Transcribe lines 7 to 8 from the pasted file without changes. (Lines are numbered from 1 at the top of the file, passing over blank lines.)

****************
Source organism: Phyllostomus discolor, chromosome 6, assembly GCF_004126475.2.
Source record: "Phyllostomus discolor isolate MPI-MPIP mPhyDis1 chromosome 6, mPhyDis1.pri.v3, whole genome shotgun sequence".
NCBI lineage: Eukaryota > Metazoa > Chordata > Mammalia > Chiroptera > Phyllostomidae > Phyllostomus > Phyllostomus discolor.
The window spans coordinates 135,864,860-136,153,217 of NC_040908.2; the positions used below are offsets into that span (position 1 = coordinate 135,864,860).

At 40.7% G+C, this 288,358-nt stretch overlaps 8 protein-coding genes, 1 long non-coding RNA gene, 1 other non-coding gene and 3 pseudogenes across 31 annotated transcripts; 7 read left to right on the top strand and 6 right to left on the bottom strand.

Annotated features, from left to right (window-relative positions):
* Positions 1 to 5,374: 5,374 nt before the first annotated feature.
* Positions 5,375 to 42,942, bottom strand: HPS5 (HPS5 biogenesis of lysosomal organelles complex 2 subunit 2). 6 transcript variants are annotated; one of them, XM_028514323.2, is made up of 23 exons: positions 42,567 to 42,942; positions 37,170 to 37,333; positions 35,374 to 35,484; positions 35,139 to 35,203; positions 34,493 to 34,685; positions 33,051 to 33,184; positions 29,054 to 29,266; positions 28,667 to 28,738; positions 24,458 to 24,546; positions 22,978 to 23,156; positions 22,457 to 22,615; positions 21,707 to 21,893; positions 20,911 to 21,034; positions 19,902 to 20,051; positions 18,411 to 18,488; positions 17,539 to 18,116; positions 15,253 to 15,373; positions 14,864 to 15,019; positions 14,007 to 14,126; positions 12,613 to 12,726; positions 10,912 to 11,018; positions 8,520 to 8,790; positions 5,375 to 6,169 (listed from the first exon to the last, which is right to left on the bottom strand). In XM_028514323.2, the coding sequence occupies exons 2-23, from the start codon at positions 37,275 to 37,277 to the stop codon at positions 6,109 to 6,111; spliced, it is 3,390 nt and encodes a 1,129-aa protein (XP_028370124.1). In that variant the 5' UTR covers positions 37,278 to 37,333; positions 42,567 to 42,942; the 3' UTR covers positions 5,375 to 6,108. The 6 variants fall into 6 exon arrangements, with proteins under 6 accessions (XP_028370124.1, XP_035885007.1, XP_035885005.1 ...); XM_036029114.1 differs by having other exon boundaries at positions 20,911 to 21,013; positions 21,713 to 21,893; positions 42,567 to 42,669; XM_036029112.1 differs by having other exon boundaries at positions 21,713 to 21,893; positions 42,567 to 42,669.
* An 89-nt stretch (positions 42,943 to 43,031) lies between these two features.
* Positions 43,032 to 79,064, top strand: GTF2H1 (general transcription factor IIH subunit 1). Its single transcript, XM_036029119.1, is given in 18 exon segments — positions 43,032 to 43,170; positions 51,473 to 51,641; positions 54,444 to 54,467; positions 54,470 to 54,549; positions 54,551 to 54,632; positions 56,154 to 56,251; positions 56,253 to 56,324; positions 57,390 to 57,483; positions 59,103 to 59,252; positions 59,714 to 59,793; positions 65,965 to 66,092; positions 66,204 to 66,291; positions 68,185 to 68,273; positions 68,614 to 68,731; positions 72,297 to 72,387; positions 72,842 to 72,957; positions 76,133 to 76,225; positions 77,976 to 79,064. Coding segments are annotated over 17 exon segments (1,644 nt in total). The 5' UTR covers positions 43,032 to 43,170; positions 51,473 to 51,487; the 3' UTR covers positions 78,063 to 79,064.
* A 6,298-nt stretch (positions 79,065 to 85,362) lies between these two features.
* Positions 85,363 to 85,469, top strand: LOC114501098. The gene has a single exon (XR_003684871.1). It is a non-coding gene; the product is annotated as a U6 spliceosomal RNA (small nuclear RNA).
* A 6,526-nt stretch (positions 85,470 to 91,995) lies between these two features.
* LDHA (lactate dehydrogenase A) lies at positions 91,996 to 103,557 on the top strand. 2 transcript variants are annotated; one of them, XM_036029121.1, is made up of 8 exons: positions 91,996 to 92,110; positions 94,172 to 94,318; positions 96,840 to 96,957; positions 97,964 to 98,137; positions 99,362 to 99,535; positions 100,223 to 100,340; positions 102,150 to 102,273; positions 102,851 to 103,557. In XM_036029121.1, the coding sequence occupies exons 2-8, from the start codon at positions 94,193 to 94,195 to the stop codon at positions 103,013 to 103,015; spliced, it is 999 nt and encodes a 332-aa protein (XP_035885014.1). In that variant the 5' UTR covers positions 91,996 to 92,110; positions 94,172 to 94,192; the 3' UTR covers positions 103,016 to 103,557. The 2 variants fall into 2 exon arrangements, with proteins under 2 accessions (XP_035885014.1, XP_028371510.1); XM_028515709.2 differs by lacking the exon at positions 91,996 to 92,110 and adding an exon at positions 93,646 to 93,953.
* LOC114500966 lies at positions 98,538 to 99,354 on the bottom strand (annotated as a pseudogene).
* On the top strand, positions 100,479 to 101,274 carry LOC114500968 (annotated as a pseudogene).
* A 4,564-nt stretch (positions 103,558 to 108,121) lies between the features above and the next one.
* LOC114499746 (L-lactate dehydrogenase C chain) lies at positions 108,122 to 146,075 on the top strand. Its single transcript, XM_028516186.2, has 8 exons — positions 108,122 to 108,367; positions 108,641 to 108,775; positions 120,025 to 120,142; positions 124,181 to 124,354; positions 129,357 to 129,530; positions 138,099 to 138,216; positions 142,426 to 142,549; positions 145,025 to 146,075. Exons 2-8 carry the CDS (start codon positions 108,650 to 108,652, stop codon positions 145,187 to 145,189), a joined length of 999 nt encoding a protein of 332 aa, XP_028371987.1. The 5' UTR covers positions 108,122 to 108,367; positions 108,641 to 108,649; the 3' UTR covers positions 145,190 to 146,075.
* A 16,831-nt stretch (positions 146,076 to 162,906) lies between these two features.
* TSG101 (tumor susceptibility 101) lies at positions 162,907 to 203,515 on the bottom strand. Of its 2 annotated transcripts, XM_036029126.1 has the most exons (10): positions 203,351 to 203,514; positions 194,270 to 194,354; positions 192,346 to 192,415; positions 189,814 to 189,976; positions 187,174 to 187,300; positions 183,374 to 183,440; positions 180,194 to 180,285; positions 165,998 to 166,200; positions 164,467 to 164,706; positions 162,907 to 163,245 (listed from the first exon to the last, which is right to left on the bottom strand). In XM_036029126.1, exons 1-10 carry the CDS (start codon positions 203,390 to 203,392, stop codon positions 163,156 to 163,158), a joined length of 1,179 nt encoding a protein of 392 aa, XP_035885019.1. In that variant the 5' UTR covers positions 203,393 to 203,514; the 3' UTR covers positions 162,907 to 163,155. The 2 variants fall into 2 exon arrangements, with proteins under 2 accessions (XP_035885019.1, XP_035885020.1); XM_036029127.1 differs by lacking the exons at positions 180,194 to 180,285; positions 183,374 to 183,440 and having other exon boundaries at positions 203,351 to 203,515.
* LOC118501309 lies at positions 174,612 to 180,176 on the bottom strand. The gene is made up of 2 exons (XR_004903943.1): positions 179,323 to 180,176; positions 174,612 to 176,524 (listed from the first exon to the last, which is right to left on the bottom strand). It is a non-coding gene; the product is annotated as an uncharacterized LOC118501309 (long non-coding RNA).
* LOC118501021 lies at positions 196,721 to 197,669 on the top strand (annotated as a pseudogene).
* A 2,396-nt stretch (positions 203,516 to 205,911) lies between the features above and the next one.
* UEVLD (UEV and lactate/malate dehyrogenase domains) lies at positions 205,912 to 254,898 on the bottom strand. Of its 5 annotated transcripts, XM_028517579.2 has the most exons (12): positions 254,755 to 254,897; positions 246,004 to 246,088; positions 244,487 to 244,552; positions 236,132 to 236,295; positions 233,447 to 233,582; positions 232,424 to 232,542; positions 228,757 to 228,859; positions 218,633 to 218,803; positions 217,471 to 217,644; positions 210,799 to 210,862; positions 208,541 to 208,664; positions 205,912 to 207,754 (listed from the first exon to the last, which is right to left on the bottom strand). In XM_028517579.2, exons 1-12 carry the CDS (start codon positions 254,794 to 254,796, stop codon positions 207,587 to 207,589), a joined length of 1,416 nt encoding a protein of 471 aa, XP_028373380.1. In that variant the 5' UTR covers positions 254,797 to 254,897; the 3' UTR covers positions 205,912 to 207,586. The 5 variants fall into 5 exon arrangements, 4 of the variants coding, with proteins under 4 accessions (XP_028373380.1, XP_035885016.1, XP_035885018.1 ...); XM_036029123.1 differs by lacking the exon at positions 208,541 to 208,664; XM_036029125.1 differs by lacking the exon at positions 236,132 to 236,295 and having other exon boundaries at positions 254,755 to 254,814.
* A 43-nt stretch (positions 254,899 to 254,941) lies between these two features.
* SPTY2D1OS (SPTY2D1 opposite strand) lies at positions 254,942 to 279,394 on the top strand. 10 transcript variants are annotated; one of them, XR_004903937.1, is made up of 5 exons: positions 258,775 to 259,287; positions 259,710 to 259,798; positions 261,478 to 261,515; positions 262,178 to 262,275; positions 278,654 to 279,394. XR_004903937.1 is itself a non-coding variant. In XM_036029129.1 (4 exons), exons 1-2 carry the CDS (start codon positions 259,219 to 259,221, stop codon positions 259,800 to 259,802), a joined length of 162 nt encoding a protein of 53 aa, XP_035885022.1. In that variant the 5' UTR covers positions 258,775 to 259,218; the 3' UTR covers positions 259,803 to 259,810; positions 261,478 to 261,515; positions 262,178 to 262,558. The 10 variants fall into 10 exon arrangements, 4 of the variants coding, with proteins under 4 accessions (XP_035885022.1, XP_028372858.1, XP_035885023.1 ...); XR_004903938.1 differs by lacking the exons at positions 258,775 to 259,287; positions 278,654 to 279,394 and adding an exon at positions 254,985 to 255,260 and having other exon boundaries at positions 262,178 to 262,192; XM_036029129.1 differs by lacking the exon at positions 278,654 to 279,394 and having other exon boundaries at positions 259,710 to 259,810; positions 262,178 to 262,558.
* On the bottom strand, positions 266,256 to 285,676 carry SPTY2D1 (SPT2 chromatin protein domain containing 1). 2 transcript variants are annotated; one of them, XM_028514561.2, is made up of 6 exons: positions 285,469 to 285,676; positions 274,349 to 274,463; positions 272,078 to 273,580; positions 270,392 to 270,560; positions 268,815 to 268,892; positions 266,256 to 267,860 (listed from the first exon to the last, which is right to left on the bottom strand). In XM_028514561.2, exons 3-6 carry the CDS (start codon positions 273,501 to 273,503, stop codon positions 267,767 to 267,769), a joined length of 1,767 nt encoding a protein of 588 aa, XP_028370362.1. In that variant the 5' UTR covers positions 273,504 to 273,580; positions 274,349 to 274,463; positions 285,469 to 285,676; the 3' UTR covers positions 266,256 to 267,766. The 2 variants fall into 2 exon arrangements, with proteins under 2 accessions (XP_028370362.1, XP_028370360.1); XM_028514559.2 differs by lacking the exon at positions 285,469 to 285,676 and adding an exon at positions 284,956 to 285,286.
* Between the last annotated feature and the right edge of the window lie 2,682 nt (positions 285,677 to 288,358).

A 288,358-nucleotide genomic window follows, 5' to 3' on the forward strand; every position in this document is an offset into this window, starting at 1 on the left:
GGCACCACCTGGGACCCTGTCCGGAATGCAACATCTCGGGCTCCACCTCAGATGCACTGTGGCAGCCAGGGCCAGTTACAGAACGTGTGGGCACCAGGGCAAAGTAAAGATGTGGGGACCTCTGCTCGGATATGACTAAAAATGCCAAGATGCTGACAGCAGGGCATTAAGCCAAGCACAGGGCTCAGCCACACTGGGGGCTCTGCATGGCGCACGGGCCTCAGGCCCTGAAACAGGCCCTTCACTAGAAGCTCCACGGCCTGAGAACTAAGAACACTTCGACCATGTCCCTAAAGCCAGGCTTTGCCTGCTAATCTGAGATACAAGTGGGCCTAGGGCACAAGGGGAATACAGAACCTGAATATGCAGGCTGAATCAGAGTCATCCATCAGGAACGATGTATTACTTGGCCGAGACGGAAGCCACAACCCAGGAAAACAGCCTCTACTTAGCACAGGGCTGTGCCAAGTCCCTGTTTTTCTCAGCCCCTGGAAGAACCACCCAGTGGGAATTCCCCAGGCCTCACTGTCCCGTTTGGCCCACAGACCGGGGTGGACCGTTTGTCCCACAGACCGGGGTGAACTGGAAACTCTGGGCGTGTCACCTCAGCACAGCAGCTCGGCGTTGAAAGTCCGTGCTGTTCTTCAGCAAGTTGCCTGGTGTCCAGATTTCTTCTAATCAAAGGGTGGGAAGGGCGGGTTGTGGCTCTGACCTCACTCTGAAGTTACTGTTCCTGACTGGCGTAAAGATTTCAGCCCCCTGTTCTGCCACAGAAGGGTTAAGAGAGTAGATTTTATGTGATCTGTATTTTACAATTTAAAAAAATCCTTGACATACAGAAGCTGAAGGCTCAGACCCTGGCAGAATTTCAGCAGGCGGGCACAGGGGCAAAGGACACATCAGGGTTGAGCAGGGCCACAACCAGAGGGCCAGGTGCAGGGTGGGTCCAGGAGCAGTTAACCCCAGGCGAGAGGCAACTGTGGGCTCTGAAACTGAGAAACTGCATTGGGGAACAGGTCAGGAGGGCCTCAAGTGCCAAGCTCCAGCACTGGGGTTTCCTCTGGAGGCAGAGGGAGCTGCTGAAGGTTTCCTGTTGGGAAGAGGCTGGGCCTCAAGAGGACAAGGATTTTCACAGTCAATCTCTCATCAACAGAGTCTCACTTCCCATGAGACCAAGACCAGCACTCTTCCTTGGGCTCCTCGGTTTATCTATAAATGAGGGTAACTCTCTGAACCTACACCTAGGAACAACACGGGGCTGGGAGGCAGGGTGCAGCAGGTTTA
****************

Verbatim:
* Positions 1 to 5,374: 5,374 nt before the first annotated feature.
* Positions 5,375 to 42,942, bottom strand: HPS5 (HPS5 biogenesis of lysosomal organelles complex 2 subunit 2). 6 transcript variants are annotated; one of them, XM_028514323.2, is made up of 23 exons: positions 42,567 to 42,942; positions 37,170 to 37,333; positions 35,374 to 35,484; positions 35,139 to 35,203; positions 34,493 to 34,685; positions 33,051 to 33,184; positions 29,054 to 29,266; positions 28,667 to 28,738; positions 24,458 to 24,546; positions 22,978 to 23,156; positions 22,457 to 22,615; positions 21,707 to 21,893; positions 20,911 to 21,034; positions 19,902 to 20,051; positions 18,411 to 18,488; positions 17,539 to 18,116; positions 15,253 to 15,373; positions 14,864 to 15,019; positions 14,007 to 14,126; positions 12,613 to 12,726; positions 10,912 to 11,018; positions 8,520 to 8,790; positions 5,375 to 6,169 (listed from the first exon to the last, which is right to left on the bottom strand). In XM_028514323.2, the coding sequence occupies exons 2-23, from the start codon at positions 37,275 to 37,277 to the stop codon at positions 6,109 to 6,111; spliced, it is 3,390 nt and encodes a 1,129-aa protein (XP_028370124.1). In that variant the 5' UTR covers positions 37,278 to 37,333; positions 42,567 to 42,942; the 3' UTR covers positions 5,375 to 6,108. The 6 variants fall into 6 exon arrangements, with proteins under 6 accessions (XP_028370124.1, XP_035885007.1, XP_035885005.1 ...); XM_036029114.1 differs by having other exon boundaries at positions 20,911 to 21,013; positions 21,713 to 21,893; positions 42,567 to 42,669; XM_036029112.1 differs by having other exon boundaries at positions 21,713 to 21,893; positions 42,567 to 42,669.